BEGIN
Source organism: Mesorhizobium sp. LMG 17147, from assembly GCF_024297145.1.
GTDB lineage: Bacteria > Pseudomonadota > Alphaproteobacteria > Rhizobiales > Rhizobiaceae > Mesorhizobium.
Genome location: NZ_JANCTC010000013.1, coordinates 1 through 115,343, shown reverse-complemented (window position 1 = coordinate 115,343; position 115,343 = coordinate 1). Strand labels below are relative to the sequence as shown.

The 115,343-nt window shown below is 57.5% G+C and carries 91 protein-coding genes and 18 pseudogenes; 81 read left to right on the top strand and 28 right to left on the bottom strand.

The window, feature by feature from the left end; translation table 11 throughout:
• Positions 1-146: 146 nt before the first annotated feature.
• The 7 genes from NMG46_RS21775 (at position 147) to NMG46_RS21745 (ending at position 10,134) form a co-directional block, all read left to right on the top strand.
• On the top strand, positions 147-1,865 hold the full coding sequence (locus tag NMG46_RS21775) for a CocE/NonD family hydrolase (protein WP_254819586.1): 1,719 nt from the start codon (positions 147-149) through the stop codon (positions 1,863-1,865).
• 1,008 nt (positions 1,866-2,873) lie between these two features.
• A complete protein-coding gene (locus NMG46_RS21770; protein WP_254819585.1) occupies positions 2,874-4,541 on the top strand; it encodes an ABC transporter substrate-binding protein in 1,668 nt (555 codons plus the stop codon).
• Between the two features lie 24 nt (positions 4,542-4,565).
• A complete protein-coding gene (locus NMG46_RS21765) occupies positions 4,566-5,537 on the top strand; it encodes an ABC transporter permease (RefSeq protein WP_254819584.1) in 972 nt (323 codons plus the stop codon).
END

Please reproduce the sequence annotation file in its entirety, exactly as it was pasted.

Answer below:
Source organism: Mesorhizobium sp. LMG 17147, from assembly GCF_024297145.1.
GTDB lineage: Bacteria > Pseudomonadota > Alphaproteobacteria > Rhizobiales > Rhizobiaceae > Mesorhizobium.
Genome location: NZ_JANCTC010000013.1, coordinates 1 through 115,343, shown reverse-complemented (window position 1 = coordinate 115,343; position 115,343 = coordinate 1). Strand labels below are relative to the sequence as shown.

The 115,343-nt window shown below is 57.5% G+C and carries 91 protein-coding genes and 18 pseudogenes; 81 read left to right on the top strand and 28 right to left on the bottom strand.

The window, feature by feature from the left end; translation table 11 throughout:
• Positions 1-146: 146 nt before the first annotated feature.
• The 7 genes from NMG46_RS21775 (at position 147) to NMG46_RS21745 (ending at position 10,134) form a co-directional block, all read left to right on the top strand.
• On the top strand, positions 147-1,865 hold the full coding sequence (locus tag NMG46_RS21775) for a CocE/NonD family hydrolase (protein WP_254819586.1): 1,719 nt from the start codon (positions 147-149) through the stop codon (positions 1,863-1,865).
• 1,008 nt (positions 1,866-2,873) lie between these two features.
• A complete protein-coding gene (locus NMG46_RS21770; protein WP_254819585.1) occupies positions 2,874-4,541 on the top strand; it encodes an ABC transporter substrate-binding protein in 1,668 nt (555 codons plus the stop codon).
• Between the two features lie 24 nt (positions 4,542-4,565).
• A complete protein-coding gene (locus NMG46_RS21765) occupies positions 4,566-5,537 on the top strand; it encodes an ABC transporter permease (RefSeq protein WP_254819584.1) in 972 nt (323 codons plus the stop codon).